- Use instruments only for the purpose they were designed
- Handle instruments gently - avoid bouncing, dropping or overstraining
- Soak instruments in Haemosol etc. to loosen blood and soil from box locks, ratchets, hinges etc. Clean instruments immediately after use to prevent blood and other debris from drying onto the surface. Blood causes a stain which is difficult to remove, and saline solution is highly corrosive to stainless steel
- Rinse all cleaning residue thoroughly off the instrument
- Use distilled or demineralised water only for washing and rinsing as well as for sterilizing, along with a nylon brush, nylon pot scrubber and low-subsing, near-neutral detergent (pH7-a). Normal tap water will leave deposits on the instruments due to the high mineral content.
- Do not use steel wool, wire brushes, highly abrasive cleaners or detergents with a high pH(B-9) as this will damage the passive layer or skin of your instrument. The so-called passivation process during manufacturing forms a thin protective film on the surface of the stainless steel instrument. Through constant use and repeated processing an instrument will actually passivate itself. Older instruments are well protected by a tough layer of passivation as a result of hundreds of washings, dryings and sterilizations.
- Keep box locks and ratchets open when cleaning and sterilizing instruments. Disassemble all instruments with removable parts.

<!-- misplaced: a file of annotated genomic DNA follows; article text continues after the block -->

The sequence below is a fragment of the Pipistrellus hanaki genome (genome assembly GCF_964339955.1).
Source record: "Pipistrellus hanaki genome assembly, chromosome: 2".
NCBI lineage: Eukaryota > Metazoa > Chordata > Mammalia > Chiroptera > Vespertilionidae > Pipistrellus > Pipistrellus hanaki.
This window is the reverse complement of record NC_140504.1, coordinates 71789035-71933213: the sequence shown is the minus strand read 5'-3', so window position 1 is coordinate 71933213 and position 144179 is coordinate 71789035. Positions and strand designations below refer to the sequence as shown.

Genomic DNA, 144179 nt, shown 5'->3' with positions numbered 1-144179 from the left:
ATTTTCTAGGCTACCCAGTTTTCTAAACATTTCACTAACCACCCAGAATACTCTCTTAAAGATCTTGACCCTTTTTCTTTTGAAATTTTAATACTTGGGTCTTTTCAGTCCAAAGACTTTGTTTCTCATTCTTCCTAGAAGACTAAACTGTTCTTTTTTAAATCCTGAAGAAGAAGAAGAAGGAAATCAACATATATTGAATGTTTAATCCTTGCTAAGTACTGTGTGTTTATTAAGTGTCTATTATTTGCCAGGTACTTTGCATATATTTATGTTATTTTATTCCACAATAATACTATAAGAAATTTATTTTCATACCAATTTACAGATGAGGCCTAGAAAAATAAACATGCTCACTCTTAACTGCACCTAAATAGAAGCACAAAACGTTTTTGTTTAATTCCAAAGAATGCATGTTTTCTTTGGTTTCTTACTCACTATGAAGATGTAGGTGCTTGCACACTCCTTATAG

- Immediately after cleaning dip instruments in a water-soluble lubricant such as Instrument Milk, Preplube etc. Do not rinse or wipe off - the protection film of the lubricant should remain on the instrument through sterilization and storage. If ultrasonic cleaning methods are used it is essential to lubricate with Instrument Milk.
- Keep box locks, ratchets, hinges and serrations free of any debris. If substances are allowed to build up in the box lock the instrument will become stiff and be subject to misalignment and cracking
- Thoroughly dry the instruments before wrapping them. Any remaining moisture, particularly in the box locks, hinges and crevices may result in corrosion.
- Make sure your reusable instrument wrappers are rinsed thoroughly to remove all residue of the detergents used for laundering, otherwise staining or corrosion might occur during steam sterilization.
- Never mix stainless steel instruments and plated instrument together in the ultrasonic cleaners chipped or peeled an electrolytic action will carry particles from the exposed metal on to the surface of the stainless steel instruments.
- Avoid contact corrosion. Always keep stained or corroded instruments away from impeccable steel instruments.
A few words on Tungsten Carbide tipped Instruments
Make sure all detergents and lubricants are pH neutral. Tungsten Carbide tips and inserts can deteriorate prematurely. Strong ALKALINE Solutions (over pH7) will attack and actually break down the tungsten particles. If your solutions turn out to be strongly ACID (over pH &) you have found the cause for breaking down the cobalt binder which holds the tungsten and the carbon particles in position - the insert is losing its hardness.